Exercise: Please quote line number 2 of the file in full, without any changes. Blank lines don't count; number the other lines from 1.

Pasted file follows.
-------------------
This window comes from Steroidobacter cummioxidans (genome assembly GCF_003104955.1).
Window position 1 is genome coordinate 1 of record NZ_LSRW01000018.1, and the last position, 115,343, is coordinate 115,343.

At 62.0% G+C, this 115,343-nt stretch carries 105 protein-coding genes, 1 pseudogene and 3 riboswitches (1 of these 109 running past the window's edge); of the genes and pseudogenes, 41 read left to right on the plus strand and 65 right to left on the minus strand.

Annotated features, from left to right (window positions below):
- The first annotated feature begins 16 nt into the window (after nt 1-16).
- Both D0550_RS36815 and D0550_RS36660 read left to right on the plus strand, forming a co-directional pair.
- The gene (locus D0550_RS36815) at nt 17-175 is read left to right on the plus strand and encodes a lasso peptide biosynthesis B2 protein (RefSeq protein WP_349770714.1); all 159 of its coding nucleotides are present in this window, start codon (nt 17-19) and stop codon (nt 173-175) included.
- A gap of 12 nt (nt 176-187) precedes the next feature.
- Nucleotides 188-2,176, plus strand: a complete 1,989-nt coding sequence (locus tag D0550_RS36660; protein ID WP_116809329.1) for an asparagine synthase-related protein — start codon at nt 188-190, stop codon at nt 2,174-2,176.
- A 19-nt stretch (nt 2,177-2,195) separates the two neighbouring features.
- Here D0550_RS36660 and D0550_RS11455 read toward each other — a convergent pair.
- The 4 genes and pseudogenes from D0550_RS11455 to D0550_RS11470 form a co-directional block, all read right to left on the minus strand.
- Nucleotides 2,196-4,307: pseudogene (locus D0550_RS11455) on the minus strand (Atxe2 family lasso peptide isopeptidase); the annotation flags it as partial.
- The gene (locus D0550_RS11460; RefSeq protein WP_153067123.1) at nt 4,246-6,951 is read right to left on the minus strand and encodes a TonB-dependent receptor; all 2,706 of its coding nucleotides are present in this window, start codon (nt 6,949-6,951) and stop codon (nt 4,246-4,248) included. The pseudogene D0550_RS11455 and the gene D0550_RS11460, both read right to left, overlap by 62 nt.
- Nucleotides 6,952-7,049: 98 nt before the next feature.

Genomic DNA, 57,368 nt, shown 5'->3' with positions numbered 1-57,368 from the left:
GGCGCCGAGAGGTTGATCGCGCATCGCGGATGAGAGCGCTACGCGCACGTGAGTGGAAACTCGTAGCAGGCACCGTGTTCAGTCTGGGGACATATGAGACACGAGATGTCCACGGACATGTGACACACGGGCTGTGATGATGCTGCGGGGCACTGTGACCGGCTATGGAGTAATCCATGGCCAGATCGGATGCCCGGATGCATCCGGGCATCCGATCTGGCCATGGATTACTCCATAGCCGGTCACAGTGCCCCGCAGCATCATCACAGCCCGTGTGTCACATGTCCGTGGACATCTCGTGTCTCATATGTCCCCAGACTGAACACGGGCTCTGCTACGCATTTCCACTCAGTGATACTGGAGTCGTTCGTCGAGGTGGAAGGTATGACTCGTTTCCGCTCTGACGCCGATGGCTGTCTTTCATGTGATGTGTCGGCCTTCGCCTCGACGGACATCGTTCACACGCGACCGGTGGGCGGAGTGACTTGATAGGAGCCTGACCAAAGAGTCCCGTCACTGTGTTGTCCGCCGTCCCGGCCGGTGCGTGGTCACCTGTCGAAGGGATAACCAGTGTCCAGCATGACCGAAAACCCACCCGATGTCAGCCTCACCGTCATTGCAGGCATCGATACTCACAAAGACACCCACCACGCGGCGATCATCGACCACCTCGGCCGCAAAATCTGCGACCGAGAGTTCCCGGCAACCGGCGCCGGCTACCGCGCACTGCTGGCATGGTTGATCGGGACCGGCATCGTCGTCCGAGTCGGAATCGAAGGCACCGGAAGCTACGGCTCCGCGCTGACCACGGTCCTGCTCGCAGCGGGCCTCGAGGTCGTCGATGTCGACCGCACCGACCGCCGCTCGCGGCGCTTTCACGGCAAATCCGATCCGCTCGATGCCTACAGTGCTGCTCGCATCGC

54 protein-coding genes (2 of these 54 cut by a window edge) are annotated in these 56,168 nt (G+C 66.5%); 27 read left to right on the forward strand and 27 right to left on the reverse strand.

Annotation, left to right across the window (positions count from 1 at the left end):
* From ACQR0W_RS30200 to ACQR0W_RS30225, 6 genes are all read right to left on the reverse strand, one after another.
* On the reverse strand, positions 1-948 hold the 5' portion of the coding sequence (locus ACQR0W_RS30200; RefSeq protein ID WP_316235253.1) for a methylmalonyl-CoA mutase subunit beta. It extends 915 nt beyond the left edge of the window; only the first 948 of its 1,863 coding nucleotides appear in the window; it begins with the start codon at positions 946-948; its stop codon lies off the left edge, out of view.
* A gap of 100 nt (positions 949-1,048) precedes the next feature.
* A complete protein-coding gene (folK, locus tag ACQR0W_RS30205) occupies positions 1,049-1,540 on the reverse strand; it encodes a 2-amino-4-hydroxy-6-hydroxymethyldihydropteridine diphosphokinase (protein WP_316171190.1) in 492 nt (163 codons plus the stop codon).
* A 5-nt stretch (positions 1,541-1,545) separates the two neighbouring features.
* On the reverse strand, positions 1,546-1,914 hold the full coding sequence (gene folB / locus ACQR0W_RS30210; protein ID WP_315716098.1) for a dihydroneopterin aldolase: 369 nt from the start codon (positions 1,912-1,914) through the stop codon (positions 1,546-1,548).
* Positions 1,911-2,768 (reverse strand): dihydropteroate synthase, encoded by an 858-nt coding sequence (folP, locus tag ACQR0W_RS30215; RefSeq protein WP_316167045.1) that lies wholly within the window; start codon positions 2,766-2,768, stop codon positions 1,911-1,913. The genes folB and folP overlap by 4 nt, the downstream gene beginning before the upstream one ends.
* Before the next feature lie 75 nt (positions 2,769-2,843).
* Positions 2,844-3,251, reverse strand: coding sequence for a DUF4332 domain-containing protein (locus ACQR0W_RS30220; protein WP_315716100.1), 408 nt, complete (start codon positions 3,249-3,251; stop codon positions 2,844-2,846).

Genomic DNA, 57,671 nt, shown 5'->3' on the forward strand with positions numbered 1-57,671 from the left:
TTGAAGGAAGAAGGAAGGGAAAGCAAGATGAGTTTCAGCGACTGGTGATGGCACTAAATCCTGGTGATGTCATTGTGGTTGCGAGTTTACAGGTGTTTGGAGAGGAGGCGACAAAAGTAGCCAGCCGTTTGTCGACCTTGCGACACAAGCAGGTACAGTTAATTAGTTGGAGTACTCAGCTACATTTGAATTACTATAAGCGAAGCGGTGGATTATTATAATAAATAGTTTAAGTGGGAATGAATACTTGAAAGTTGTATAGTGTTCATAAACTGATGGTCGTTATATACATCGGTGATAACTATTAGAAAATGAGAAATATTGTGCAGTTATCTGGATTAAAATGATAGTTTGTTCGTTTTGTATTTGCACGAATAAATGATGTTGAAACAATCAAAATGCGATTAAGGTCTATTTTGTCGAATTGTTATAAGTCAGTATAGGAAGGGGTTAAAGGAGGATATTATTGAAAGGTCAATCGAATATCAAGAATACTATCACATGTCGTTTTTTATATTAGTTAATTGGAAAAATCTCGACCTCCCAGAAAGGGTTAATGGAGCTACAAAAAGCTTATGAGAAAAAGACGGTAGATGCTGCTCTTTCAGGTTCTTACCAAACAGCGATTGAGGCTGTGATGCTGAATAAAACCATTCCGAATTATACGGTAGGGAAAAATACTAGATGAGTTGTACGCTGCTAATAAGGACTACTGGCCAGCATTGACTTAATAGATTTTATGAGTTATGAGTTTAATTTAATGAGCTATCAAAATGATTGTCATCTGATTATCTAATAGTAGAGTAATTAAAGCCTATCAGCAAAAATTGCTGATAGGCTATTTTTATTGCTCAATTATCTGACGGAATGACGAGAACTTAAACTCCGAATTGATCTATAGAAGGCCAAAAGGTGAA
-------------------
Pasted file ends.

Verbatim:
Window position 1 is genome coordinate 1 of record NZ_LSRW01000018.1, and the last position, 115,343, is coordinate 115,343.